Two Republican state representatives in South Carolina are encouraging people to create communities that ignore laws and court rulings they don’t agree with as part of their “Virtue Solution Project,” according to an article published on Friday by Charleston’s The Post and Courier.
Reps. Josiah Magnuson and Jonathon Hill both represent “tiny towns in the Upstate Bible Belt,” reports The Post and Courier’s Andrew Brown. Both are home-schooled sons of pastors who “are working to counteract the current political system in the House of Representatives by trying to nullify laws they determine are unconstitutional or morally evil.” They praised the jurors who refused to convict the Bundy brothers over their occupation of the federal wildlife refuge in Oregon.
The 25-year-old Magnuson is also at work on their longer-term plan:
He is already in the process of developing one of these so-called “lighthouses” or “islands of refuge” near Campabello on a roughly 1-acre tract of land just off U.S. Highway 176. He says the handful of other people involved at this point are planning other groups near Pickens, Simpsonville, Charleston and across the border in Georgia.
According to documents published by the group online, their long-term goal is to “train and equip one million neighborhood leaders” that are willing to “build a fresh beginning for America.”
Magnuson said his center in Campobello — an old barn that was purchased by an LLC he set up late last year — will start out as a coffee shop, but will hopefully grow into the vision that he and Hill have developed.
“It’s serving two purposes,” Magnuson told The Post and Courier. “As we build that strength, it prevents doomsday, and on the other hand, if we don’t succeed, then this provides, like, lifeboats.
“I think all Christians understand that there is a prophetic element to this, living in the end times and so forth,” he said.
There are plenty of Religious Right leaders—like Glenn Beck and Jim Bakker—who make money by promoting doomsday scenarios and encouraging people to buy gold or stockpile food. And there are others, like conservative writer Rod Dreher, who has promoted the notion that Christians in a hostile America should consider what he calls the “Benedict Option,” which focuses on building communities in which they can live out their vision of virtue as “local forms of resistance” against what America has become.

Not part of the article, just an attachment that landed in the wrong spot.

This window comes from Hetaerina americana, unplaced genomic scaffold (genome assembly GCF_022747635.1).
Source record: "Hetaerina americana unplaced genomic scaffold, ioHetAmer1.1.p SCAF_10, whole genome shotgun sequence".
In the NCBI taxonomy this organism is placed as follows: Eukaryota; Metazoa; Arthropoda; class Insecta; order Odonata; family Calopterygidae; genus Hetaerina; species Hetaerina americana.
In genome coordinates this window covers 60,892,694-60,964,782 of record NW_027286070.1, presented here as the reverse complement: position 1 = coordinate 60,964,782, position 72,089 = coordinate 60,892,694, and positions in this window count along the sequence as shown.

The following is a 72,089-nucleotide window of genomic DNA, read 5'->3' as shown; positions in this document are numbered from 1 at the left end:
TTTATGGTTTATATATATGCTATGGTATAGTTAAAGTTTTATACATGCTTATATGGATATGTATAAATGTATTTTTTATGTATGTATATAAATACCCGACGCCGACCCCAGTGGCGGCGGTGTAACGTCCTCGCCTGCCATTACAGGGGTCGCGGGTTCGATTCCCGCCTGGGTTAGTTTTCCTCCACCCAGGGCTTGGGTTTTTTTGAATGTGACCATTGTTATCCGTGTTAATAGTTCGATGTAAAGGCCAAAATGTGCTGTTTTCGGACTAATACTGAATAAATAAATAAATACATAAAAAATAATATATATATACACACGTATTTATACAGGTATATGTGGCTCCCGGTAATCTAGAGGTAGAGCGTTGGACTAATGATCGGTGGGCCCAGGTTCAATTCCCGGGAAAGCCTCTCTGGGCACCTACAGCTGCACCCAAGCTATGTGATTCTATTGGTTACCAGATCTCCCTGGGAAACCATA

The Post and Courier article draws some additional comparisons:
Professors who have studied religion, politics and similar conservative Christian organizations say the ideas behind Magnuson and Hill’s plan aren’t new.
Some aspects of their proposal resembles militia groups in the Western United States. Other material produced by the state lawmakers looks like that of Christian nationalist groups.
“The way I would describe this group is the John Birch Society meets prepper-culture, combined with a kind of Christian restorationist sensibility and expressed in a business PowerPoint kind of way,” said David Sehat, a history professor at Georgia State University.
“That seems to me to sum up the group, which is super weird, also super interesting and super disturbing in some ways.”
But the oddest part of the entire group, several academics said, is that it is founded by two elected officials, in this case serving in the high halls of the state Legislature.
Magnuson says on YouTube videos of his group’s gatherings that he is not calling for armed insurrection, notes the article: “We’re not saying that everybody should go and pick up guns and go have a revolution.” And Hill says they aren’t calling for anarchy, but for communities in which people rely on themselves and their neighbors rather than government. “This isn’t some type of political overturning movement,” Magnuson said. “It’s more of a political and economic replacing movement.”